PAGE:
A routine monthly code update performed on Friday for the PayPal.com online payment website has caused havoc for users, many of whom have managed to access the site only intermittently since the changes were made.

In an update posted Tuesday on eBay.com, which owns PayPal, PayPal said the problems were apparently caused by the new code base, which was meant to update the site on Friday.

"The code worked well when tested and during the first hours of launch," the statement said. "Unfortunately, problems handling peak levels of traffic developed later in the day that created intermittent availability and errors for members. These problems have continued in varying degrees."

Sara Bettencourt, a spokeswoman for PayPal, said that the company doesn't know how many users have been affected by the service disruption but that it doesn't believe all of its customers were experiencing problems.

"From what we've heard, some people have been able to access their accounts," she said. "We don't have any ways to assess the numbers." Some users are experiencing slow access, while others are unable to reach the site, she added.

PayPal and eBay technical support personnel have been working around the clock since Friday to try to resolve the problems, but there is no time frame for when repairs will be made, Bettencourt said.

The type of coding error is not being disclosed, nor would Bettencourt comment on which software language the code uses.

PayPal.com has about 50m user accounts, including about 15.5m that are active, she said.

Asked why the site hasn't chosen to roll back the update to when the software was working properly, Bettencourt said that it would be a complex process and that the technicians are instead focused on repairing the problem.

In its statement, PayPal said that "account data and personal information have not been compromised by these issues."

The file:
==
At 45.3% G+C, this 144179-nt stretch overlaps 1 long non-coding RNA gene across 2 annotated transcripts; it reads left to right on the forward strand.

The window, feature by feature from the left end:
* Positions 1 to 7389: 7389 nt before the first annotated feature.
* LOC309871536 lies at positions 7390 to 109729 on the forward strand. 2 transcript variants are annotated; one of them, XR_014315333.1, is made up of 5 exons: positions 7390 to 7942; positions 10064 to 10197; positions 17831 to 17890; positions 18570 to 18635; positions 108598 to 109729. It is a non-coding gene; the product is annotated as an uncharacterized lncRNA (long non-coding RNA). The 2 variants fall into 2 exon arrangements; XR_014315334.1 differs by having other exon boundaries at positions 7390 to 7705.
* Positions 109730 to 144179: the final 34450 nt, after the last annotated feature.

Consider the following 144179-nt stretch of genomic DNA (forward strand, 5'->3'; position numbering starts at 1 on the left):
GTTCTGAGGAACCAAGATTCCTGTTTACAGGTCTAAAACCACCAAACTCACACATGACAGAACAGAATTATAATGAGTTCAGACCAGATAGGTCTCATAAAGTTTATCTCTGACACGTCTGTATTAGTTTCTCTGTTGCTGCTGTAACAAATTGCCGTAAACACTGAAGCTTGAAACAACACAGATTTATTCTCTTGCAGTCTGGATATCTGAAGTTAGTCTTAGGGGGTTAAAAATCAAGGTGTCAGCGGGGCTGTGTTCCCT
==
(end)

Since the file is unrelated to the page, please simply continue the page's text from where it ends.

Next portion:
The company apologised to buyers and sellers who were unable to complete their payment transactions over the weekend.

"We understand the PayPal site issues may be impacting many of you and your ability to do business with PayPal on and off eBay, and we apologize for this situation," the statement said.

A Virginia-based eBay seller, who asked that his name not be used, said he wasn't sure whether the PayPal.com glitches reduced his sales over the weekend. But he noted that the upgrade problems are reminiscent of frustrating glitches he has experienced with eBay.com site changes that were touted as "improvements".

"EBay would change formats on the site and had the same problem," with users having difficulty logging in and making purchases, he said. "Development people always want to bring out new versions when the existing version is fine."

The problem with eBay.com's updates, he said, is that they don't appear to have been tested enough before being deployed. "That's what it really comes down to; they don't have it debugged," he said. "There have been some features (on the eBay site) in the last six months that I've been pleased to see, but I don't think they have the methods in place to do it seamlessly."

The seller, who has logged more than 5,000 sales on eBay in the past six years and conducted more than 2,500 PayPal transactions in the past three years, said he has never before had problems logging into or using his PayPal account.

Michael Dortch, an analyst with Robert Frances Group, said the PayPal glitch will certainly raise questions for users.

"PayPal's multi-day inaccessibility may not have meant much so far in the grand scheme of things, or even to the still-nascent online financial services industry as a whole," Dortch said.

"After all, PayPal isn't ING Direct or Wells Fargo – yet. However, for those eBay power buyers and sellers and others who rely upon it, any outage is disturbing, and one of several days would perhaps already have been fatal to a company without the support of an eBay.

"PayPal has got to get this resolved, and reassure its constituents that it's unlikely to happen again, to avoid opening itself up to intensified competition and user reluctance," he said.